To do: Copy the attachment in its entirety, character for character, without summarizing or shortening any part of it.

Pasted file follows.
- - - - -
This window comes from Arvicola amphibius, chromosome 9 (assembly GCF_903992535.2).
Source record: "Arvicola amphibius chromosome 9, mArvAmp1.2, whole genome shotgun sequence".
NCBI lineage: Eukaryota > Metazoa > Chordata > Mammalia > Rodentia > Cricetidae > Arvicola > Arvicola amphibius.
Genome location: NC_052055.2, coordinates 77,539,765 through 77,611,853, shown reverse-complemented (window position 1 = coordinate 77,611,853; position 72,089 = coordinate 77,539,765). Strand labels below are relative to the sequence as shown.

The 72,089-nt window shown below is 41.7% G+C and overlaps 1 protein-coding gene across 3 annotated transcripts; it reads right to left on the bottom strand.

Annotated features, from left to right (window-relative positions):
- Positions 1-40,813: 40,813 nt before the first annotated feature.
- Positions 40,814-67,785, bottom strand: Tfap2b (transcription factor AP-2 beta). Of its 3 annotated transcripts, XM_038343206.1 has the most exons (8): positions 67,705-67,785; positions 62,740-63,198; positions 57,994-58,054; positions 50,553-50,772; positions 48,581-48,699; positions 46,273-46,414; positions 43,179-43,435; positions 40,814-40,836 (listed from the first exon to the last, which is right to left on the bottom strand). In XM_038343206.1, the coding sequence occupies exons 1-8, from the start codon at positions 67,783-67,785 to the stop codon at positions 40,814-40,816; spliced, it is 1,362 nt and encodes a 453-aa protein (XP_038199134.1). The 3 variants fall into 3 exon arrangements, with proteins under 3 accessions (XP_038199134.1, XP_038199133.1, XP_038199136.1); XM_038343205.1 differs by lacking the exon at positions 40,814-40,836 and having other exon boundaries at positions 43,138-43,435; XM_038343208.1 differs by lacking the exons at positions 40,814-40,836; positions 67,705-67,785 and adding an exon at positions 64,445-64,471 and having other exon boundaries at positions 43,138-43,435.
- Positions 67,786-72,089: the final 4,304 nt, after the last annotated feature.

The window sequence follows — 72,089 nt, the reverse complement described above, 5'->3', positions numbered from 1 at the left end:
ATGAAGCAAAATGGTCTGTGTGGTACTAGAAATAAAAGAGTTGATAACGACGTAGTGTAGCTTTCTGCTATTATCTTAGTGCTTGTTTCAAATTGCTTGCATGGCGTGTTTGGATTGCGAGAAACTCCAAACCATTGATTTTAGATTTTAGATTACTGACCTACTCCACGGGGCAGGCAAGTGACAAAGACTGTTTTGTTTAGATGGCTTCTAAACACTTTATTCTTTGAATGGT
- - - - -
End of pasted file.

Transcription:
This window comes from Arvicola amphibius, chromosome 9 (assembly GCF_903992535.2).
Source record: "Arvicola amphibius chromosome 9, mArvAmp1.2, whole genome shotgun sequence".
NCBI lineage: Eukaryota > Metazoa > Chordata > Mammalia > Rodentia > Cricetidae > Arvicola > Arvicola amphibius.
Genome location: NC_052055.2, coordinates 77,539,765 through 77,611,853, shown reverse-complemented (window position 1 = coordinate 77,611,853; position 72,089 = coordinate 77,539,765). Strand labels below are relative to the sequence as shown.

The 72,089-nt window shown below is 41.7% G+C and overlaps 1 protein-coding gene across 3 annotated transcripts; it reads right to left on the bottom strand.

Annotated features, from left to right (window-relative positions):
- Positions 1-40,813: 40,813 nt before the first annotated feature.
- Positions 40,814-67,785, bottom strand: Tfap2b (transcription factor AP-2 beta). Of its 3 annotated transcripts, XM_038343206.1 has the most exons (8): positions 67,705-67,785; positions 62,740-63,198; positions 57,994-58,054; positions 50,553-50,772; positions 48,581-48,699; positions 46,273-46,414; positions 43,179-43,435; positions 40,814-40,836 (listed from the first exon to the last, which is right to left on the bottom strand). In XM_038343206.1, the coding sequence occupies exons 1-8, from the start codon at positions 67,783-67,785 to the stop codon at positions 40,814-40,816; spliced, it is 1,362 nt and encodes a 453-aa protein (XP_038199134.1). The 3 variants fall into 3 exon arrangements, with proteins under 3 accessions (XP_038199134.1, XP_038199133.1, XP_038199136.1); XM_038343205.1 differs by lacking the exon at positions 40,814-40,836 and having other exon boundaries at positions 43,138-43,435; XM_038343208.1 differs by lacking the exons at positions 40,814-40,836; positions 67,705-67,785 and adding an exon at positions 64,445-64,471 and having other exon boundaries at positions 43,138-43,435.
- Positions 67,786-72,089: the final 4,304 nt, after the last annotated feature.

The window sequence follows — 72,089 nt, the reverse complement described above, 5'->3', positions numbered from 1 at the left end:
ATGAAGCAAAATGGTCTGTGTGGTACTAGAAATAAAAGAGTTGATAACGACGTAGTGTAGCTTTCTGCTATTATCTTAGTGCTTGTTTCAAATTGCTTGCATGGCGTGTTTGGATTGCGAGAAACTCCAAACCATTGATTTTAGATTTTAGATTACTGACCTACTCCACGGGGCAGGCAAGTGACAAAGACTGTTTTGTTTAGATGGCTTCTAAACACTTTATTCTTTGAATGGT